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Showing posts from July, 2011

Your Currently Most Dominant Thought

When I was in high school, they used to gather us in the basketball stadium for student assemblies, often “pep rallies” led by various motivational speakers. (Yes, in Indiana, the high schools have basketball stadiums , not mere gyms-with-bleachers.) (In fact, according to a 1998 article in The New York Times , 15 of the 16 largest high school gymnasiums were located in the state of Indiana.) (And the gym at my high school, Carmel High School, which seats 4,000, doesn’t even rank in the top 50-largest Indiana high school gyms .) But my point is about something one of those motivational speakers said at one of those pep rallies. I don’t remember his name or background -- although something tells me he was an Olympic athlete of some sort -- but I’ve always remembered his main point: “You move in the direction of your currently most dominant thought.” That was intended as a helpful insight into the importance of positive thinking. An example he gave was from a basebal

Saint(s) Alive!

In last week’s e-Pistle and in Sunday’s sermon, one of three claims I made about God is that “God is not rational.” Rather, I’m claiming, God is ir-rational, in the sense that God does not color inside the lines we try to draw for him -- lines of reason, logic, and what's practical or possible. And God is ir-rational in the sense that God does not ration or hold back. God is far more generous (in grace), extravagant (in welcome), and abundant (in love) than we can ever get our heads around. Today, in anticipation of St. James’ Day on Sunday, I want to spell out one implication of this claim about God. In one of the prayers in The Book of Common Prayer we pray: “Almighty God, by your Holy Spirit you have made us one with your saints in heaven and on earth: Grant that in our earthly pilgrimage we may always be supported by this fellowship of love and prayer .” People we refer to as “saints” are not just good examples. Saints are not just models of faith who are supposed to in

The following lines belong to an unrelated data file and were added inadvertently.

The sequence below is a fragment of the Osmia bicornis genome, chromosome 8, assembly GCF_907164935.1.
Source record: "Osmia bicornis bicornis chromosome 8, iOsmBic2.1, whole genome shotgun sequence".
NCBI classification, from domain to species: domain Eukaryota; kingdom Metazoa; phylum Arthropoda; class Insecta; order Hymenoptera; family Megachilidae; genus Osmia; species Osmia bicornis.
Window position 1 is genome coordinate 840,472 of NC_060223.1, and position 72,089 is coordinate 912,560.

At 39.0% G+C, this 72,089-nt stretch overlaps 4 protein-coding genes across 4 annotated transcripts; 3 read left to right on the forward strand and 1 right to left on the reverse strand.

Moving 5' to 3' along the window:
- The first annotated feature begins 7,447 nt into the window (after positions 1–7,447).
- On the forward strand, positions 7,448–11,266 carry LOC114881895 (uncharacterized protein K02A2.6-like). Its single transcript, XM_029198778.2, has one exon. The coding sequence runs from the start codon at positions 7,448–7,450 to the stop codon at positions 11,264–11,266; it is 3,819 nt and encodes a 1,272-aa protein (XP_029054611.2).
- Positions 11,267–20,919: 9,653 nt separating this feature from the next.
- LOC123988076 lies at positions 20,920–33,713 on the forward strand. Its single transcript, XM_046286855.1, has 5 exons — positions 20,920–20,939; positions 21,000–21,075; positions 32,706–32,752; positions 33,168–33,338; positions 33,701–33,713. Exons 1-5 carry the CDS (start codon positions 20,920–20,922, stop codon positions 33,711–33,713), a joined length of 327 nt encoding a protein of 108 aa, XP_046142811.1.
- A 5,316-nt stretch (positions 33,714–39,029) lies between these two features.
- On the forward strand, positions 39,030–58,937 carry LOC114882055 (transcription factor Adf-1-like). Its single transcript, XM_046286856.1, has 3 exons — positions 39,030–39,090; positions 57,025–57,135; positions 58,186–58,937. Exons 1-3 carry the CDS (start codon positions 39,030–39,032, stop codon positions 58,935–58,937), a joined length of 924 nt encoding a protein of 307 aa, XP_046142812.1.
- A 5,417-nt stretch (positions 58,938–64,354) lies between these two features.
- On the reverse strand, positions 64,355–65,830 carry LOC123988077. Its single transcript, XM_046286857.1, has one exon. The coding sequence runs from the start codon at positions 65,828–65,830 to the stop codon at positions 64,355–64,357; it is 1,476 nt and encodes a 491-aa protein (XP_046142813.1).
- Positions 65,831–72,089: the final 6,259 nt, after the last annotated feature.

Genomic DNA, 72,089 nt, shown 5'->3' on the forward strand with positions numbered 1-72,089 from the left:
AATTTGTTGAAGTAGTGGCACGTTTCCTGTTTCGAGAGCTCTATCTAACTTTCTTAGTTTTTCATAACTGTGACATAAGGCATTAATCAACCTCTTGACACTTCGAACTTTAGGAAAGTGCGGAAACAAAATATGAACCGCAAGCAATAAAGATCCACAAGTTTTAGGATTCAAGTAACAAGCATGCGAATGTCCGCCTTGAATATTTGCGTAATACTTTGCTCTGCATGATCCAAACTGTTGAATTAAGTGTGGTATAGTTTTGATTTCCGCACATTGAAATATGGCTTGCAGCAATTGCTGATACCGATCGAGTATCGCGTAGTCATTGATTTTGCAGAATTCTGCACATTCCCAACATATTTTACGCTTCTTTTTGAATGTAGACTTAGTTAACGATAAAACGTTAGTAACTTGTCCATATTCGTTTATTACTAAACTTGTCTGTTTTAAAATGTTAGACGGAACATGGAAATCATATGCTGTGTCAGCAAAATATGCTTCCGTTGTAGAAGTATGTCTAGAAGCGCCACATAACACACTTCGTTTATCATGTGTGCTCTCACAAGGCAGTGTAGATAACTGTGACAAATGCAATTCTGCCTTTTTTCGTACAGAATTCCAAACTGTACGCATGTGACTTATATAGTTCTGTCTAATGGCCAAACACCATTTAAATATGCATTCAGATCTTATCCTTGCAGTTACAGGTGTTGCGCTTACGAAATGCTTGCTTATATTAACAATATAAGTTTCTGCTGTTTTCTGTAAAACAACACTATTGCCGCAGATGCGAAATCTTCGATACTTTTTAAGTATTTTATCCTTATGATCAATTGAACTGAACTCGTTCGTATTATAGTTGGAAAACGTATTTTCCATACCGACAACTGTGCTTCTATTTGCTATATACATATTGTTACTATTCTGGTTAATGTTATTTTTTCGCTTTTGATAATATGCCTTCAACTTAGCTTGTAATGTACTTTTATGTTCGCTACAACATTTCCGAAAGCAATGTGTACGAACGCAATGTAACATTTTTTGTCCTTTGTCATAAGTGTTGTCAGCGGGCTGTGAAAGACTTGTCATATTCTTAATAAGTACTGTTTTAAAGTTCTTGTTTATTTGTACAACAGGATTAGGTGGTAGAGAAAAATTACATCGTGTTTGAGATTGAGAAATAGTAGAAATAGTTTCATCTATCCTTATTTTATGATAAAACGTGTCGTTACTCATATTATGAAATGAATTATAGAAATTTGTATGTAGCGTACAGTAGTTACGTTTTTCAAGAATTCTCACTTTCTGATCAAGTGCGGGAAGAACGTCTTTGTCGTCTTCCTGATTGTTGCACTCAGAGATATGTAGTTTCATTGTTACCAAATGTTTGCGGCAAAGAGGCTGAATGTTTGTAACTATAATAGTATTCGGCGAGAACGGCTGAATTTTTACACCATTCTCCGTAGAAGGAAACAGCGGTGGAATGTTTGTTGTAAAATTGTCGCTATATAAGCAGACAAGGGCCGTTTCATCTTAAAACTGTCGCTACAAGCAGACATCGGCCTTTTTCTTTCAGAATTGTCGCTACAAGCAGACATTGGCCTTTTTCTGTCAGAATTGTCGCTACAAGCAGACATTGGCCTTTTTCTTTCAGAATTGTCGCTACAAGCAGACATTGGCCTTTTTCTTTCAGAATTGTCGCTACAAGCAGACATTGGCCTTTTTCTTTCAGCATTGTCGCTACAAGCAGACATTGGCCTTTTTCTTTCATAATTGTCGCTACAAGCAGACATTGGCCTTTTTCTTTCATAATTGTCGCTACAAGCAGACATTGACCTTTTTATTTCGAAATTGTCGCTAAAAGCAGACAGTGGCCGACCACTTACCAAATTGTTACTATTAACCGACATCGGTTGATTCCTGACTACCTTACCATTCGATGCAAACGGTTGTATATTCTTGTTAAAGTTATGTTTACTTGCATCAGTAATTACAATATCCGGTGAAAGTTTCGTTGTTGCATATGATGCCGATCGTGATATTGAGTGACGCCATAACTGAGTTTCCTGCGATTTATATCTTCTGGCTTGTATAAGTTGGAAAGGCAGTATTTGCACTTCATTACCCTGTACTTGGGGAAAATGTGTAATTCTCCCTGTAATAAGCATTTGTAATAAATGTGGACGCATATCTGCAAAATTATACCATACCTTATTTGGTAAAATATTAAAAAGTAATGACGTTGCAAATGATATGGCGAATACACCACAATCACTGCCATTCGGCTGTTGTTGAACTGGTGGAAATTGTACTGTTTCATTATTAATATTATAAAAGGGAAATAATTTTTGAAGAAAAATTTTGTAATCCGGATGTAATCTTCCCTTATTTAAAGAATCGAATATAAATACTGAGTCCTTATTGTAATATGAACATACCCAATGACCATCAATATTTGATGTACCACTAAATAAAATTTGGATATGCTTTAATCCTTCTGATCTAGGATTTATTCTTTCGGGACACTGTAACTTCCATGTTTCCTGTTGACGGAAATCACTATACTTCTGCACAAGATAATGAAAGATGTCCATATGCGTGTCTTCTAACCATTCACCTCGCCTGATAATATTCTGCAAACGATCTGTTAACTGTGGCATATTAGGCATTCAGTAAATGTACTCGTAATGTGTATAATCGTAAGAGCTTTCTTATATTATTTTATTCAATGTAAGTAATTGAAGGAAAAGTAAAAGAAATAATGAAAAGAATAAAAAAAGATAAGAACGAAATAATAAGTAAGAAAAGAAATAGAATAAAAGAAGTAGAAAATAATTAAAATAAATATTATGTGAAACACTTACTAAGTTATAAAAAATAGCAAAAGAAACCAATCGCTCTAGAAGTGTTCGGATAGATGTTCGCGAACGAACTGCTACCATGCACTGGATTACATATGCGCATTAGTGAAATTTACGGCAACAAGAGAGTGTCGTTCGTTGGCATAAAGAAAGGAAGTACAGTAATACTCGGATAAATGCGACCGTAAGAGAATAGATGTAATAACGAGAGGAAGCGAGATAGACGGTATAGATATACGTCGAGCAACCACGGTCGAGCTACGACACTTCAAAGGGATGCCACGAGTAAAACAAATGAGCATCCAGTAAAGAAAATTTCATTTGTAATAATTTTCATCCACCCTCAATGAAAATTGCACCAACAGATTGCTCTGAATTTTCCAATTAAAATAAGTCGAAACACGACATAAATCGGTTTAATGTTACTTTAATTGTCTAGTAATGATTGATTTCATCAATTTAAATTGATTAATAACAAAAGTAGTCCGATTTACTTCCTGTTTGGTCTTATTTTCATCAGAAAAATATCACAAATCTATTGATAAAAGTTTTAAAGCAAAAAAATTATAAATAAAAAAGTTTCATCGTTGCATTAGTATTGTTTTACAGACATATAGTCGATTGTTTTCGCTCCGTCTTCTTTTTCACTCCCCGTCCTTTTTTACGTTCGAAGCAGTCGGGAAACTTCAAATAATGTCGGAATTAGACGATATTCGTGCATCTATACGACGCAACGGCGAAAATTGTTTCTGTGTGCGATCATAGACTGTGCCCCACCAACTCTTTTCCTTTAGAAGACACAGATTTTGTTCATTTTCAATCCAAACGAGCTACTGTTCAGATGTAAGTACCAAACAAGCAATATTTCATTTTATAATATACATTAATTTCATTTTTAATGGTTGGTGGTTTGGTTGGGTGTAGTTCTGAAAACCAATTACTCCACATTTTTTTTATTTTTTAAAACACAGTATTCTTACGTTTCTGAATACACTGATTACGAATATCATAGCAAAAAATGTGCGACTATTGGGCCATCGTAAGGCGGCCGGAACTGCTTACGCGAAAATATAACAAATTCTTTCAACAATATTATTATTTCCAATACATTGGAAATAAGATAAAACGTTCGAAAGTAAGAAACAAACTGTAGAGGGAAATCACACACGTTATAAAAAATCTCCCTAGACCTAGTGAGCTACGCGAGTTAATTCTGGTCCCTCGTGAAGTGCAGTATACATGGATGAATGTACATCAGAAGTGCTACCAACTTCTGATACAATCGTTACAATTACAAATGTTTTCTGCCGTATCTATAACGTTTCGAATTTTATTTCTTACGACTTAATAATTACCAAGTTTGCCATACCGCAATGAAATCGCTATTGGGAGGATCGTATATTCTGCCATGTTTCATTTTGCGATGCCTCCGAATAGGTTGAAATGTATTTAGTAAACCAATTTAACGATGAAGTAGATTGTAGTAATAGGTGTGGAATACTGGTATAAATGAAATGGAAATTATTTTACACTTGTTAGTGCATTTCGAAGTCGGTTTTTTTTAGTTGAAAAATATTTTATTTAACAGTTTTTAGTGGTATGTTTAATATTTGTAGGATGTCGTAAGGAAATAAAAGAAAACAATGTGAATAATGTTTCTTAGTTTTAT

How to find a church

So a parishioner moved to a different city and wrote to ask me which of two Episcopal churches nearby I would recommend he attend. I thought my reply is general enough that it would help others, and since this is a pretty big question for those who are asking it, I thought I'd post my reply here. Dear ____________, It's hard to say – the only way to know for sure which one is right for you is to investigate. First take a look at the websites (I included links to the church's websites here). Browse around, read anything and everything, especially old newsletters and recent sermons. As you read, pay attention to your feelings: See if you are turned off, or attracted to, what you are reading, its tone and substance. Then (assuming you are not turned off) go visit. Visit at least two times at different services on different Sundays. Be open minded and give the church and people the benefit of the doubt, but trust your feelings/gut instincts/initial reactions. Most imp

The Persistence of the Holy One Who Won't Stop Sowing. Ever.

Today I'd like to pick up where Rev. Kate ended in her sermon on Sunday. Kate was preaching on Jesus' famous "parable of the sower," the farmer who planted seeds recklessly, scattering them everywhere. Some seeds fall on rocks and never put down deep enough roots to grow. Some seeds are stolen away even before they have a chance to put down roots: they get eaten up by birds. Some seeds fall on decent soil and survive being eaten, but they end up among weeds that choke the plant and the plant never bears fruit. And some seeds fall on decent soil, do survive, and thrive, and bear fruit 30, 60, 100-fold. In this parable, "the farmer" is God. The "seeds" are God's word -- God's message. The various kinds of soil are the varieties of our hearts. Sometimes our heart is like a rock -- tough, hard, dry, no looseness of soil -- and when God's message falls on our hearts in that state, it can't put down roots. No growth in faith. So